As soon as he was released he began preparing to defect, a journey that would take him through four countries in the mid-1980s--the only way young men could get out of the DDR at the time. He was under constant surveillance. Relying on his military training he not only managed to elude Stasi but on foot and in deepest night slipped through border crossings into Poland then Hungary and finally into Yugoslavia. It took weeks travelling only at night, sleeping days and foraging for food and handouts.

In a forest outside Belgrade he was starving and foolishly ate wild mushrooms. He came down with salmonella poisoning and spent an excruciating week alone near death sleeping on the forest floor. He got well enough to continue travel and managed to reach Italy via Trieste. Immediately given asylum at the nearest West Germany consulate and flown back to Germany, West Germany.

At first West German authorities were suspicious of his motives. He was thoroughly interrogated and then debriefed about his military experience. Just as his communist torturers had feared, he was providing the West German secret service with pertinent details from firsthand experience. As was policy for all East German defectors he was provided with housing, financial support and training opportunities.

Lutz soon learned his parents had been jailed. They were accused of knowing about his planned escape and not reporting to authorities, something Lutz vehemently denied; they knew nothing of his plans he insisted. (After reunification they learned from Stasi files that Lutz's older brother had made claims that gave cause to jail the parents.)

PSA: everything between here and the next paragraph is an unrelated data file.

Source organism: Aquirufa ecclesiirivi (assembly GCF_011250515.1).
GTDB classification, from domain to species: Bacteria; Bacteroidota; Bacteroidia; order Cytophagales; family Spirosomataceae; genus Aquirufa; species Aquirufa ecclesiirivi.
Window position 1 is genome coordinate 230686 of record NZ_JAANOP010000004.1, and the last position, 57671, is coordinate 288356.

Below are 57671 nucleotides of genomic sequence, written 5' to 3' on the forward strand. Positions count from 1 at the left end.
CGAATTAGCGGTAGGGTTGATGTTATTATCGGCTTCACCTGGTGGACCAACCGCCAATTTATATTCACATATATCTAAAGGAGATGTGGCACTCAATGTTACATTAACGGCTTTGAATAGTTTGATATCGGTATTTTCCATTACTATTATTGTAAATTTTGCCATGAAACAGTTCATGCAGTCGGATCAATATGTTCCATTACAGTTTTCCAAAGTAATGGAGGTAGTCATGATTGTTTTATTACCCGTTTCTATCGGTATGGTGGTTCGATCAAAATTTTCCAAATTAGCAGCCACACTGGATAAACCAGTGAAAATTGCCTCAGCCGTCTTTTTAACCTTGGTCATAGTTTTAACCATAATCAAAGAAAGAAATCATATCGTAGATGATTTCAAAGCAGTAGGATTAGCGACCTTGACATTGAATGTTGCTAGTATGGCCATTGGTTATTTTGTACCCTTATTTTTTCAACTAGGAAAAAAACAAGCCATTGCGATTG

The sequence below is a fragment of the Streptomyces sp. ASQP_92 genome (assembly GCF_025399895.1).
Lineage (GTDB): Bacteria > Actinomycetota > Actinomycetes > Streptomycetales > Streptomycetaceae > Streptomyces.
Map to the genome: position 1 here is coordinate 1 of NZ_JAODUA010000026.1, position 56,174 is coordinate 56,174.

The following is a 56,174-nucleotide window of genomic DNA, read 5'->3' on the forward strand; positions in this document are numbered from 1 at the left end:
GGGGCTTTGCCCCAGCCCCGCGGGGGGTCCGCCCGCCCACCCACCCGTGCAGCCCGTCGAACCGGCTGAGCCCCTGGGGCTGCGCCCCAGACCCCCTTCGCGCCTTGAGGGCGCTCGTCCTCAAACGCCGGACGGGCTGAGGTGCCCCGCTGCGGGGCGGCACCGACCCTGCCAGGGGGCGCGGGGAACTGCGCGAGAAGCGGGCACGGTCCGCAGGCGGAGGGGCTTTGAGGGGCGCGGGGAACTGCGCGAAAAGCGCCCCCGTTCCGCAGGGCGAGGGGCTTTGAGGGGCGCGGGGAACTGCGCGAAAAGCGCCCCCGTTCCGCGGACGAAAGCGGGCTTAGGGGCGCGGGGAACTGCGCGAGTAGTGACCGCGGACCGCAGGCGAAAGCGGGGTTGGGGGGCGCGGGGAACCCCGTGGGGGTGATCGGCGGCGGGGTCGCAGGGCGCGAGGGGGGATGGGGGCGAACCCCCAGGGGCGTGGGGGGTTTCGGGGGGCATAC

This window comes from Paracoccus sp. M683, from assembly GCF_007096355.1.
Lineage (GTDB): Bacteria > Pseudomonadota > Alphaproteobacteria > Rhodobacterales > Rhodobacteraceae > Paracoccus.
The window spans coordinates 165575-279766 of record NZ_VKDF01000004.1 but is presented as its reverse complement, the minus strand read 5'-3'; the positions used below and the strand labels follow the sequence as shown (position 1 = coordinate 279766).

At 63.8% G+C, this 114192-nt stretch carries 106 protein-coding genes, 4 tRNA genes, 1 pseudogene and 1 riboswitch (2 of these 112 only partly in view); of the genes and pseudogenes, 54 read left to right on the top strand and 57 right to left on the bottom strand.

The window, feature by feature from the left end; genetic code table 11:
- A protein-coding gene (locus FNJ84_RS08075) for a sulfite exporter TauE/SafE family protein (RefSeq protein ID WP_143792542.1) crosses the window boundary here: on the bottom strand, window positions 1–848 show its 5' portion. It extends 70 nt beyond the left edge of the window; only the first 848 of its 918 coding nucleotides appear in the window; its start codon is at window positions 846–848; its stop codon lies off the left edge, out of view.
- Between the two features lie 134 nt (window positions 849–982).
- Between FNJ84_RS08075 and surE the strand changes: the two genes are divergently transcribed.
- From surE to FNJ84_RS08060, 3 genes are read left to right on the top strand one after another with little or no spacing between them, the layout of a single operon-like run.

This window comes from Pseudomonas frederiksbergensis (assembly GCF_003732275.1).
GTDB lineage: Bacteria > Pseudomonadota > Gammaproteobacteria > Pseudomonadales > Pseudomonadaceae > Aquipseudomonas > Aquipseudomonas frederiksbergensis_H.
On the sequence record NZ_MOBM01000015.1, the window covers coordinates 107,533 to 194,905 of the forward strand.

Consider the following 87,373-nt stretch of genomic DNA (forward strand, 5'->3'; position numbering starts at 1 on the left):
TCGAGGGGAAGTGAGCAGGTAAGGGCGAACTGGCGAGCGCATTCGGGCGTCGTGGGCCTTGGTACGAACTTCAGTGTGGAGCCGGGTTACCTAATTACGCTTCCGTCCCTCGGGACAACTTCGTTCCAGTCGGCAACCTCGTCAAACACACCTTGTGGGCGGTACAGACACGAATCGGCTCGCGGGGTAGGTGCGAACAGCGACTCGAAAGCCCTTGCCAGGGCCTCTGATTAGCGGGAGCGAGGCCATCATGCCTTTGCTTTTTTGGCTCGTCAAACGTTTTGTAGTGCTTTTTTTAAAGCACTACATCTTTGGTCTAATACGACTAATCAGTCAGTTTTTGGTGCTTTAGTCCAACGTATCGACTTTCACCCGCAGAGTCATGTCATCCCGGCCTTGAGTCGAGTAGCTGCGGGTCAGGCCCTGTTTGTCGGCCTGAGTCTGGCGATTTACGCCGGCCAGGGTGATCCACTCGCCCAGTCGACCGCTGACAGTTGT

The first few years in the West, Lutz was gung ho, eager to test the limits of democratic society and his physical prowess. Always a fitness buff and martial arts fanatic, he went heavily into fight sports, training in Kung Fu, Karate, et al. He used drugs to enhance performance and got so pumped he entered the world of extreme sports. His career was brief but vivid. He was nearly beaten to death in a cage fight before a roaring crowd. That near death experience was his wake-up call.

He pulled out of the fight business, became a practicing Buddhist, and operated his own martial arts studio for a while. Picking up occasional jobs as stuntman for Germany’s active movie and TV production industry, he was hoping it might lead to professional acting work.

I met Lutz in Berlin when he was hired to perform stunts for a master class on Hong Kong action film-making conducted by Tsui Hark and organized by European Film Academy. I was engaged to document the working workshop seminar. During breaks we often chatted. He appeared to be in his late 40s, early 50s, cliche handsome and in great shape.

Lutz confided he was writing a film treatment based on these events in his life. He was trying to find some way to get it produced. Naturally he hoped to play himself. We lost touch after the master class ended. I often wonder how close he got to making his dream a reality. Sadly his story echoes the fate of so many forced to flee in the bad old days of East German rule!

Jemand weisst?

1 comment: